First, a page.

"Climate change will increasingly put pressure on food production and access," according to the Adaptation report. In fact, the report asserts, "Human-induced warming has slowed growth of agricultural productivity over the past 50 years in mid- and low-latitudes." These claims rely chiefly on recent research that models what crop yields might have been absent climate change. In the meantime, global average cereal yields per hectare rose from 1,428 kilograms in 1961 to 4,070 kilograms in 2018, nearly a 300 percent increase. Global cereal production rose four-fold, from 744 million tons in 1961 to nearly 3 billion tons in 2018.
As the result of greatly improved agricultural productivity, the share of the world's population suffering from undernourishment has fallen from about one-third in 1960 to around about 9 percent today. Clearly farmers around the world have, on average, been more than able to keep ahead of whatever deleterious effects that current climate change may have on their crops.
What about the future? Plant breeders are already developing crops that can withstand higher temperatures, drought, and can grow in salty soils. The application of modern biotechnology techniques such as genome editing will speed up the process of identifying and developing new crop varieties that can better cope with the vagaries of a changing climate. In addition, crop and livestock production is likely to be disrupted by novel food technologies such as alternative proteins, vat-grown meat, yeast-fermented milk, and vertical farming, which will have concomitant benefits of reducing the emissions of planet-warming greenhouse gases.
The Adaptation report further warns, "Climate-sensitive food-borne, water-borne, and vector-borne disease risks are projected to increase under all levels of warming without additional adaptation." The report specifically cites the risk dengue fever spreading to billions more people by the end of the century.
First, of course, there will certainly be additional adaptation to disease risks. Since development of the germ theory of disease in the late 19th century, the chief "adaptations" to communicable diseases have been sanitation and vaccines. Even while implausibly spinning out scenarios of climate change-boosted epidemics, the report does acknowledge both sanitation and vaccines as "effective adaptation options." Just taking a short snapshot of trends, the number of people dying annually of food-borne and water-borne diarrheal diseases has been cut in half since 1990. In 1990, more than 34 percent of global deaths were the result of communicable diseases. By 2019 that had dropped to 18 percent. Access to clean water and sanitation strongly tracks per capita GDP.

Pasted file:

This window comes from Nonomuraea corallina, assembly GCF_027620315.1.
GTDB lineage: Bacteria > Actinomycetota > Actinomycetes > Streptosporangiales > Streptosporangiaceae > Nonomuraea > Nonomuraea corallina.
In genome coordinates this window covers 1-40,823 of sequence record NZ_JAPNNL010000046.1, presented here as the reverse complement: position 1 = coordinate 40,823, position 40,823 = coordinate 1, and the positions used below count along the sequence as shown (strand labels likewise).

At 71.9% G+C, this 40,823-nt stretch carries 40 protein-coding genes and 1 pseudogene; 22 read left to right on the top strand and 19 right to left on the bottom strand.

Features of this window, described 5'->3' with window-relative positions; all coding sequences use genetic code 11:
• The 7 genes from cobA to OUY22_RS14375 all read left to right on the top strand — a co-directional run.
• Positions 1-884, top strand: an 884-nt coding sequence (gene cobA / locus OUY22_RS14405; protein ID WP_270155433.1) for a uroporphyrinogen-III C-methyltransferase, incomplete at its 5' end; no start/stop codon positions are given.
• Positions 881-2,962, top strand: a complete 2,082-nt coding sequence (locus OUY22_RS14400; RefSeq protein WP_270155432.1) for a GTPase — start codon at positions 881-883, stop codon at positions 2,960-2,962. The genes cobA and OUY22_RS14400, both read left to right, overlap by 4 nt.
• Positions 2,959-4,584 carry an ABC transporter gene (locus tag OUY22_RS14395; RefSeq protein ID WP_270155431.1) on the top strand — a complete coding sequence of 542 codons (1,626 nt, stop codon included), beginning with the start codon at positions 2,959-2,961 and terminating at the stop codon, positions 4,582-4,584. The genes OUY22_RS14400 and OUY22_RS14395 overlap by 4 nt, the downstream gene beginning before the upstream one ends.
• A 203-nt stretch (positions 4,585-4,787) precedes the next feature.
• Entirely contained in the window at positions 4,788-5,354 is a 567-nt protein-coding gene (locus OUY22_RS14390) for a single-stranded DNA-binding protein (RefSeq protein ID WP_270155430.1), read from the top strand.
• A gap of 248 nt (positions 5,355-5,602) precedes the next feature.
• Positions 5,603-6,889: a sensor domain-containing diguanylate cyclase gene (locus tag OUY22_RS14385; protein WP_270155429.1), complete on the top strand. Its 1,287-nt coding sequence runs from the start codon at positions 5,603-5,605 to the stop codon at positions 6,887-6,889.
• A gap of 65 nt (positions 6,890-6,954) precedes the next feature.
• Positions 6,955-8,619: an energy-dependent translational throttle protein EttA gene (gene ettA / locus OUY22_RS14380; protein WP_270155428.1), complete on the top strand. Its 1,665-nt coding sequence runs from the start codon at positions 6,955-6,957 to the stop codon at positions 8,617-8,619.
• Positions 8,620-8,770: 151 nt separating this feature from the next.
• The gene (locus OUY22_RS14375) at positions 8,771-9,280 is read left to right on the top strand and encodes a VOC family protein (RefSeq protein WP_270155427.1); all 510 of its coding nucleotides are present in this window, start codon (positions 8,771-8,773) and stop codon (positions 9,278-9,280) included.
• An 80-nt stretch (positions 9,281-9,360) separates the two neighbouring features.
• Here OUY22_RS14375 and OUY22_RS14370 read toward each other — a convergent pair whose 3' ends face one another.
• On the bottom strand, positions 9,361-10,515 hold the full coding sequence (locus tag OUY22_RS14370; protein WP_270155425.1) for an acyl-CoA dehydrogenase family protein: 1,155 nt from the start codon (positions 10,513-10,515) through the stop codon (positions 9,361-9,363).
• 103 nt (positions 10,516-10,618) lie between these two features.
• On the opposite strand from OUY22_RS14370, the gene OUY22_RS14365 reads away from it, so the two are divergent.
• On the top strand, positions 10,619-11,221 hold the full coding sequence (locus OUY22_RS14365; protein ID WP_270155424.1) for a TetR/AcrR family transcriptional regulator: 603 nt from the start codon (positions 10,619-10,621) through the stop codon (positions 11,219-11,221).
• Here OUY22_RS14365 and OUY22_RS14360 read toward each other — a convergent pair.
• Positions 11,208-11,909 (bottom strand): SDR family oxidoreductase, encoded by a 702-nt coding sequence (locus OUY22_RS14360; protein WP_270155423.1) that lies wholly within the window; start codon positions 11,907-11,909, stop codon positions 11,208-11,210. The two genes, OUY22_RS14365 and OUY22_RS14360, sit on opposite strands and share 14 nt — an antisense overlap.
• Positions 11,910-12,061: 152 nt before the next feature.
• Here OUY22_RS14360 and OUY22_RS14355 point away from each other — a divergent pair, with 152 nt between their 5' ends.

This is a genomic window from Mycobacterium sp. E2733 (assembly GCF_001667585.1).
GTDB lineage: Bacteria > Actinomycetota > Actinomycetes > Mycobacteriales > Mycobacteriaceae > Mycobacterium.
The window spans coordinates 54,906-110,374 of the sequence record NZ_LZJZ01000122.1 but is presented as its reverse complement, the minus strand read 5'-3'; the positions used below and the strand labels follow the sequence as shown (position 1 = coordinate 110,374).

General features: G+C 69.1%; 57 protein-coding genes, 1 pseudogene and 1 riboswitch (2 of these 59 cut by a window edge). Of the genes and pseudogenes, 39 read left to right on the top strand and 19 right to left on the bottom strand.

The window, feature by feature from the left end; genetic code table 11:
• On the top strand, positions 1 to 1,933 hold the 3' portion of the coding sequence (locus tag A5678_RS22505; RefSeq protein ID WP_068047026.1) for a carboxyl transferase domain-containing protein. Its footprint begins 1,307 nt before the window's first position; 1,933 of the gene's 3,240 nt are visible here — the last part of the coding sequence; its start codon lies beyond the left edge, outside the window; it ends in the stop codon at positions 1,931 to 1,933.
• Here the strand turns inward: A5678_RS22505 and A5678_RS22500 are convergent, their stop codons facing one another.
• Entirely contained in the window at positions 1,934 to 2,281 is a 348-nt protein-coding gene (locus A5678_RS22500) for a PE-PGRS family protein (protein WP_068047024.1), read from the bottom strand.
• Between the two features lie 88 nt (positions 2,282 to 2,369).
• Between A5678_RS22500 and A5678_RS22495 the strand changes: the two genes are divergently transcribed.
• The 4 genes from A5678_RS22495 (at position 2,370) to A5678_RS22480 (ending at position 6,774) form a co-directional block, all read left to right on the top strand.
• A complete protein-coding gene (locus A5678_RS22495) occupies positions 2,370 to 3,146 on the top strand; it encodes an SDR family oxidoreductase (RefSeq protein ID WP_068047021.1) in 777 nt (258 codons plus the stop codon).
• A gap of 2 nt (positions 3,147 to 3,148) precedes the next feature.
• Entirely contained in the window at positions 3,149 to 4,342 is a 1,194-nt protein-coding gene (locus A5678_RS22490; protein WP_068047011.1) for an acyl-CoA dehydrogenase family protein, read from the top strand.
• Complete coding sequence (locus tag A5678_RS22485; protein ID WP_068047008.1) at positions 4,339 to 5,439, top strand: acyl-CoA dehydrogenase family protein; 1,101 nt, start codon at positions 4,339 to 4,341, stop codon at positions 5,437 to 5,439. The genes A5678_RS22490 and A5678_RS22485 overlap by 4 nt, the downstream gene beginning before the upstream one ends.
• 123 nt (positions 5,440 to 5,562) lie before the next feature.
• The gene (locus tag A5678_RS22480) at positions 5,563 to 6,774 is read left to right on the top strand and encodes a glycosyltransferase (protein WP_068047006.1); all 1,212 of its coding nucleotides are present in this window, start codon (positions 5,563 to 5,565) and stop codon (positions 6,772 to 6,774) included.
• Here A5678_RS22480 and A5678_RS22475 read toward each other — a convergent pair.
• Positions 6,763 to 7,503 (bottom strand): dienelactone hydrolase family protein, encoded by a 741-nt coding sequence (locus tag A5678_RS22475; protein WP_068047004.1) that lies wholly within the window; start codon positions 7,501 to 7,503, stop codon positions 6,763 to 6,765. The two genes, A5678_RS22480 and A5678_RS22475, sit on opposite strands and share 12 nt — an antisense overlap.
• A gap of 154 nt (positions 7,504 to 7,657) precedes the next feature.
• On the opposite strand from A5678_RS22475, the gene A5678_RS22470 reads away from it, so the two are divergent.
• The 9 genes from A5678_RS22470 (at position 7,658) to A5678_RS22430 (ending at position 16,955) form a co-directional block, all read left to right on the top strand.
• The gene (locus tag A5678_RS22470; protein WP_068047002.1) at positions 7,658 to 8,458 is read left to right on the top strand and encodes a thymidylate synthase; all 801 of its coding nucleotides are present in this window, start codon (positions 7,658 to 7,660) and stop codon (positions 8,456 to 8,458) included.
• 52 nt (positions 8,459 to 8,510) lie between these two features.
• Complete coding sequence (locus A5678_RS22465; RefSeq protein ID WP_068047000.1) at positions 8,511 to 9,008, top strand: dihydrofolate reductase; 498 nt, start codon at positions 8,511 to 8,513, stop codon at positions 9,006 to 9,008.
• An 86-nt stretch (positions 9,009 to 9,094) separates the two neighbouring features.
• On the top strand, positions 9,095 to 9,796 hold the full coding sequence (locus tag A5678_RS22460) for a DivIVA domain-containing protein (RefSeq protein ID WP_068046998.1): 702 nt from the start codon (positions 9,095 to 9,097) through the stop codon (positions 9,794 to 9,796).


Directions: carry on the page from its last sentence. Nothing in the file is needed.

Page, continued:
With respect to vector-borne illnesses, the good news is that the number of annual deaths (mostly children) from mosquito-borne malaria has been trending down for the past 15 years or so. The really good news is that a vaccine against the parasite was approved for the first time last year and others are in the works. Hailed as a "game-changer," the new vaccine, in combination with other control measures, could reduce malaria deaths among children by 70 percent.
What about mosquito-borne dengue? Again, progress is being made toward developing a vaccine that significantly reduces the risks of hospitalization and death from contracting the virus. Research on developing even more effective dengue vaccines is ongoing. Another approach toward protecting people from vector-borne diseases would be to control the vectors. For example, mosquitoes could be genetically modified so that their populations crash or they themselves become immune to the disease organisms.
The Adaptation report offers a worst-case projection that high man-made temperature increase exceeding 5°C could result in the extinction nearly half of all land-dwelling species; in the best case where temperature is reined in at 1.5°C perhaps only 3 percent will die out.
Given the extremely poor record to mass extinction predictions, these projections should be taken with a grain of salt. Even if the extinction projections turn out to be ballpark correct, George Washington University biologist R. Alexander Pyron has argued that "both the planet and humanity can probably survive or even thrive in a world with fewer species." He added, "Developed human societies can exist and function in harmony with diverse natural communities, even if those communities are less diverse than they were before humanity."
On the other, happier, hand, the trends toward greater agricultural productivity, dematerialization, and urbanization suggests that humanity will be able to set aside increasing amounts of land and ocean for the natural world.
University of Colorado climate change policy researcher Roger Pielke Jr. points out that many of the headlined worst-case projections in the Adaptation report are based on highly implausible scenarios in which humanity would burn enough coal and oil to triple the amount of carbon dioxide currently in the atmosphere by the end of this century. In fact, Pielke and his colleagues argue that instead of heading toward a global average temperature of around 4°C by 2100, the world is on a more moderate track where temperatures would be around 2.2°C by 2100. Obviously, a lower temperature trajectory will make it easier for humanity to adapt to climate change.
Adaptation and the development of low-carbon energy generation technologies will both be required to address and mitigate the challenges of man-made climate change. And yes, the world is slated to get warmer, but humanity is not running out of time to avert a harrowing climate future.
Again, when bad weather meets poverty, people die. The recipe for successfully adapting to climate change is continued economic growth and technological progress.